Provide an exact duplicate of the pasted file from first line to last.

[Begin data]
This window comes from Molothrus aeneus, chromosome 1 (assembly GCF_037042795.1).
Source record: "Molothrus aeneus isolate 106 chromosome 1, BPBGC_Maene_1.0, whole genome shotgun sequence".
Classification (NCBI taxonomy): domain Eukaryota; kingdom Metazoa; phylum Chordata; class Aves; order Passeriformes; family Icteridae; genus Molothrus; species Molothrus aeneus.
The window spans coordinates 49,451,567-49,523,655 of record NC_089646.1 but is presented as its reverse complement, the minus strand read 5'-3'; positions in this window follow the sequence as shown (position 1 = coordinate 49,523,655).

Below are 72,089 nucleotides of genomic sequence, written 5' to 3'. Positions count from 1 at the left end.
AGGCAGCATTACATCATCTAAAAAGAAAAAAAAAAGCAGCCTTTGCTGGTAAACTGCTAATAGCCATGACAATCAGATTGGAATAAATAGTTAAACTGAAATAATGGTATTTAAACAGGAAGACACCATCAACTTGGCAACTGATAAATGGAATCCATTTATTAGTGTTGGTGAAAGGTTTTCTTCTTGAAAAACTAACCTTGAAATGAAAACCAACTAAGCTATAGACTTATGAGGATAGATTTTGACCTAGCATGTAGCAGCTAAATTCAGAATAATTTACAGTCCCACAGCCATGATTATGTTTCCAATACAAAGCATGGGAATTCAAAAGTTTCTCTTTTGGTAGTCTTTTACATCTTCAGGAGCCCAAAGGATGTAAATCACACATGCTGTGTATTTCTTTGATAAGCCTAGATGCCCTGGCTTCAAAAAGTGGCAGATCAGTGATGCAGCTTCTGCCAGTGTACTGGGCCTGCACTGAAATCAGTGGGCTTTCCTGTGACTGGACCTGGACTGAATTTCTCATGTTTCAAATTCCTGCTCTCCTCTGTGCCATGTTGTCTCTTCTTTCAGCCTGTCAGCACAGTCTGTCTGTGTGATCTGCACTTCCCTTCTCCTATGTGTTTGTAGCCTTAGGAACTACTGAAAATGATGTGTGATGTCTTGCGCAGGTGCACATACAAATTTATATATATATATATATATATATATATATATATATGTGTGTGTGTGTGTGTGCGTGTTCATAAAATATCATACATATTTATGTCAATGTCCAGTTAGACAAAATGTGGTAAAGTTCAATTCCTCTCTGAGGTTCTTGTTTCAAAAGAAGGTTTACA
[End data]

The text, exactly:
This window comes from Molothrus aeneus, chromosome 1 (assembly GCF_037042795.1).
Source record: "Molothrus aeneus isolate 106 chromosome 1, BPBGC_Maene_1.0, whole genome shotgun sequence".
Classification (NCBI taxonomy): domain Eukaryota; kingdom Metazoa; phylum Chordata; class Aves; order Passeriformes; family Icteridae; genus Molothrus; species Molothrus aeneus.
The window spans coordinates 49,451,567-49,523,655 of record NC_089646.1 but is presented as its reverse complement, the minus strand read 5'-3'; positions in this window follow the sequence as shown (position 1 = coordinate 49,523,655).

Below are 72,089 nucleotides of genomic sequence, written 5' to 3'. Positions count from 1 at the left end.
AGGCAGCATTACATCATCTAAAAAGAAAAAAAAAAGCAGCCTTTGCTGGTAAACTGCTAATAGCCATGACAATCAGATTGGAATAAATAGTTAAACTGAAATAATGGTATTTAAACAGGAAGACACCATCAACTTGGCAACTGATAAATGGAATCCATTTATTAGTGTTGGTGAAAGGTTTTCTTCTTGAAAAACTAACCTTGAAATGAAAACCAACTAAGCTATAGACTTATGAGGATAGATTTTGACCTAGCATGTAGCAGCTAAATTCAGAATAATTTACAGTCCCACAGCCATGATTATGTTTCCAATACAAAGCATGGGAATTCAAAAGTTTCTCTTTTGGTAGTCTTTTACATCTTCAGGAGCCCAAAGGATGTAAATCACACATGCTGTGTATTTCTTTGATAAGCCTAGATGCCCTGGCTTCAAAAAGTGGCAGATCAGTGATGCAGCTTCTGCCAGTGTACTGGGCCTGCACTGAAATCAGTGGGCTTTCCTGTGACTGGACCTGGACTGAATTTCTCATGTTTCAAATTCCTGCTCTCCTCTGTGCCATGTTGTCTCTTCTTTCAGCCTGTCAGCACAGTCTGTCTGTGTGATCTGCACTTCCCTTCTCCTATGTGTTTGTAGCCTTAGGAACTACTGAAAATGATGTGTGATGTCTTGCGCAGGTGCACATACAAATTTATATATATATATATATATATATATATATATATATGTGTGTGTGTGTGTGTGCGTGTTCATAAAATATCATACATATTTATGTCAATGTCCAGTTAGACAAAATGTGGTAAAGTTCAATTCCTCTCTGAGGTTCTTGTTTCAAAAGAAGGTTTACA